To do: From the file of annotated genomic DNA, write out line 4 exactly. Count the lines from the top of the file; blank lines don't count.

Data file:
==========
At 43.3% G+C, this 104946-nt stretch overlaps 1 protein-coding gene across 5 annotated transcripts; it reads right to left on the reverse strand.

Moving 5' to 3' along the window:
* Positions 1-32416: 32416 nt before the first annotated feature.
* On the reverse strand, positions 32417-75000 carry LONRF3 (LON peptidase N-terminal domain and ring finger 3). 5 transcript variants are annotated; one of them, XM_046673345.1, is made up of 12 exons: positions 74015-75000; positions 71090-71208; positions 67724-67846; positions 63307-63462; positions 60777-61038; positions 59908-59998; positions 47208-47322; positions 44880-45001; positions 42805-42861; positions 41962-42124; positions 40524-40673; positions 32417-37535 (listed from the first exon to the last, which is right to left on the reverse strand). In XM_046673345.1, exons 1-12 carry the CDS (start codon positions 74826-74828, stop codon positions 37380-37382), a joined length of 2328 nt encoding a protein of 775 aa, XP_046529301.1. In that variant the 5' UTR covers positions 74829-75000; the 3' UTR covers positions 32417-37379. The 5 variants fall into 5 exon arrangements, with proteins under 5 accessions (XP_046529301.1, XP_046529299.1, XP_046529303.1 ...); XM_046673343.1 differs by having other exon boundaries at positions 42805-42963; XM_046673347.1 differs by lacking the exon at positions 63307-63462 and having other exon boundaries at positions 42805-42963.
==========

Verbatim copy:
* On the reverse strand, positions 32417-75000 carry LONRF3 (LON peptidase N-terminal domain and ring finger 3). 5 transcript variants are annotated; one of them, XM_046673345.1, is made up of 12 exons: positions 74015-75000; positions 71090-71208; positions 67724-67846; positions 63307-63462; positions 60777-61038; positions 59908-59998; positions 47208-47322; positions 44880-45001; positions 42805-42861; positions 41962-42124; positions 40524-40673; positions 32417-37535 (listed from the first exon to the last, which is right to left on the reverse strand). In XM_046673345.1, exons 1-12 carry the CDS (start codon positions 74826-74828, stop codon positions 37380-37382), a joined length of 2328 nt encoding a protein of 775 aa, XP_046529301.1. In that variant the 5' UTR covers positions 74829-75000; the 3' UTR covers positions 32417-37379. The 5 variants fall into 5 exon arrangements, with proteins under 5 accessions (XP_046529301.1, XP_046529299.1, XP_046529303.1 ...); XM_046673343.1 differs by having other exon boundaries at positions 42805-42963; XM_046673347.1 differs by lacking the exon at positions 63307-63462 and having other exon boundaries at positions 42805-42963.